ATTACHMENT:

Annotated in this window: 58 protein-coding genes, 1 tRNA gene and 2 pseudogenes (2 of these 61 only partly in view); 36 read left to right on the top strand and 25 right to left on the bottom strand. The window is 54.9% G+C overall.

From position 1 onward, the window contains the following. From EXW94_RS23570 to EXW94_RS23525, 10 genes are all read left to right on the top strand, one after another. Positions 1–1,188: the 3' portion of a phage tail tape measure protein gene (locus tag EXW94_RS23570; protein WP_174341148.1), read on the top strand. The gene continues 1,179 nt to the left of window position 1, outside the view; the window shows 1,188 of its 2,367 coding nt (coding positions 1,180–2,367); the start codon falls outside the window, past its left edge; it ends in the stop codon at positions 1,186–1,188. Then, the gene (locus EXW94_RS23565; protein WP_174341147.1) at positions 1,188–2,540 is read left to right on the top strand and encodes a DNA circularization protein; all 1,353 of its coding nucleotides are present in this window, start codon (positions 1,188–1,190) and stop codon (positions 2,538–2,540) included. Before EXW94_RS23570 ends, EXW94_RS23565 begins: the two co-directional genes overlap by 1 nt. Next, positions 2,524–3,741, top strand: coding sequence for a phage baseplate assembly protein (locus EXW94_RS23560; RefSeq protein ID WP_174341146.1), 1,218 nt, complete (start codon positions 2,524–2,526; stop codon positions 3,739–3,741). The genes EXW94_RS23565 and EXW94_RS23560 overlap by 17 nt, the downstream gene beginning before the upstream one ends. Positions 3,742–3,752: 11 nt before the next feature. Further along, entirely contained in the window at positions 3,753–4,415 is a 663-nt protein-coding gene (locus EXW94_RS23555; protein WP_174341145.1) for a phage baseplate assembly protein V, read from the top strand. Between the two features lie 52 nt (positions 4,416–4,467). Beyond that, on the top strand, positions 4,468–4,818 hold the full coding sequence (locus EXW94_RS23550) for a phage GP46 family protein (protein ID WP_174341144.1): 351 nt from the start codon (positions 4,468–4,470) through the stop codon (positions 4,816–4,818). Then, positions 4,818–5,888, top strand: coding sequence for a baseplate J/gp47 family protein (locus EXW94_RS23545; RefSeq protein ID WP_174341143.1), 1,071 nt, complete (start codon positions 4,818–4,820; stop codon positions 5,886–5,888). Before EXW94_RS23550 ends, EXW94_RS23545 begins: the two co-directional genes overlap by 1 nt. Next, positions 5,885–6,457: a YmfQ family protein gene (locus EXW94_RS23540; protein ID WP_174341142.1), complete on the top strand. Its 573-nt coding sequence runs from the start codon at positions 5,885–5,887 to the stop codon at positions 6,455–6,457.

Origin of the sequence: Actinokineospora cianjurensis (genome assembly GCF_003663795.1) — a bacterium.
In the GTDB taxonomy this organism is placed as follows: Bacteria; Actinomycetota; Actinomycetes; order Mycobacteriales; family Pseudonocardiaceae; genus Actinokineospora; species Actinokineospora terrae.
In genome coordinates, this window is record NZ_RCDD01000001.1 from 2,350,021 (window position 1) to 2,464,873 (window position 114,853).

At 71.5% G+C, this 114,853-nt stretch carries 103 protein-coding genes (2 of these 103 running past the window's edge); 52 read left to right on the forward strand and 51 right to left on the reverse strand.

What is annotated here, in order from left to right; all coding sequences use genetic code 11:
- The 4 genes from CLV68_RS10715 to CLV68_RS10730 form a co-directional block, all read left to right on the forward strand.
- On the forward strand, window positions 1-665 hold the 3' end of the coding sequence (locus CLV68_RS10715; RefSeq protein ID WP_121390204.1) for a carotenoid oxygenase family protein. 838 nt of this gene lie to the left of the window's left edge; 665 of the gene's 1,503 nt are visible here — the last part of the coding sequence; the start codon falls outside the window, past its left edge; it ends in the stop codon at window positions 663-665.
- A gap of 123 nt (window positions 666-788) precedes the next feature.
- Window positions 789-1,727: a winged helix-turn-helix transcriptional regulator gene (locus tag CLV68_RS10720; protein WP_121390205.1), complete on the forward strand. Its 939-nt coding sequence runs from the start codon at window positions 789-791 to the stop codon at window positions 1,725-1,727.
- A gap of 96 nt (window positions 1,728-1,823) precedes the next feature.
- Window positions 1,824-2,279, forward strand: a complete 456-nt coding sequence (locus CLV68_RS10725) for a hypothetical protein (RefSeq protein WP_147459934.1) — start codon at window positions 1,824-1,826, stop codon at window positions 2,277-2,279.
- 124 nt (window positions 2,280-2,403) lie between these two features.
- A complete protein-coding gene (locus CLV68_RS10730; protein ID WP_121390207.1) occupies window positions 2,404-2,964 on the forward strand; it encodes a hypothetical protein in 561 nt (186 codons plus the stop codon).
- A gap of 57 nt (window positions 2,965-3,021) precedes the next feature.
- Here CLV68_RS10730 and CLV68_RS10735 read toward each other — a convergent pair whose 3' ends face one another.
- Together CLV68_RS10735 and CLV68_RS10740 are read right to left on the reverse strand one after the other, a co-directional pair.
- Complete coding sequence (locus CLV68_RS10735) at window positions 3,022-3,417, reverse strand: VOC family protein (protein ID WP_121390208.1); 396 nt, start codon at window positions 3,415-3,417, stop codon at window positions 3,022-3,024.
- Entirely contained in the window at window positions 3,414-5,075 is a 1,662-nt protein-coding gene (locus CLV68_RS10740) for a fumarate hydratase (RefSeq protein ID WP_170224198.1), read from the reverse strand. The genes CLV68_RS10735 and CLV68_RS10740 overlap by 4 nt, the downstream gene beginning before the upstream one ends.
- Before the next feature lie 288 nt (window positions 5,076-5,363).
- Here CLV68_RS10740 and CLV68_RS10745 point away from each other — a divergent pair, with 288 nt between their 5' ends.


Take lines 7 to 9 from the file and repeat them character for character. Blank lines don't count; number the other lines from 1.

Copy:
What is annotated here, in order from left to right; all coding sequences use genetic code 11:
- The 4 genes from CLV68_RS10715 to CLV68_RS10730 form a co-directional block, all read left to right on the forward strand.
- On the forward strand, window positions 1-665 hold the 3' end of the coding sequence (locus CLV68_RS10715; RefSeq protein ID WP_121390204.1) for a carotenoid oxygenase family protein. 838 nt of this gene lie to the left of the window's left edge; 665 of the gene's 1,503 nt are visible here — the last part of the coding sequence; the start codon falls outside the window, past its left edge; it ends in the stop codon at window positions 663-665.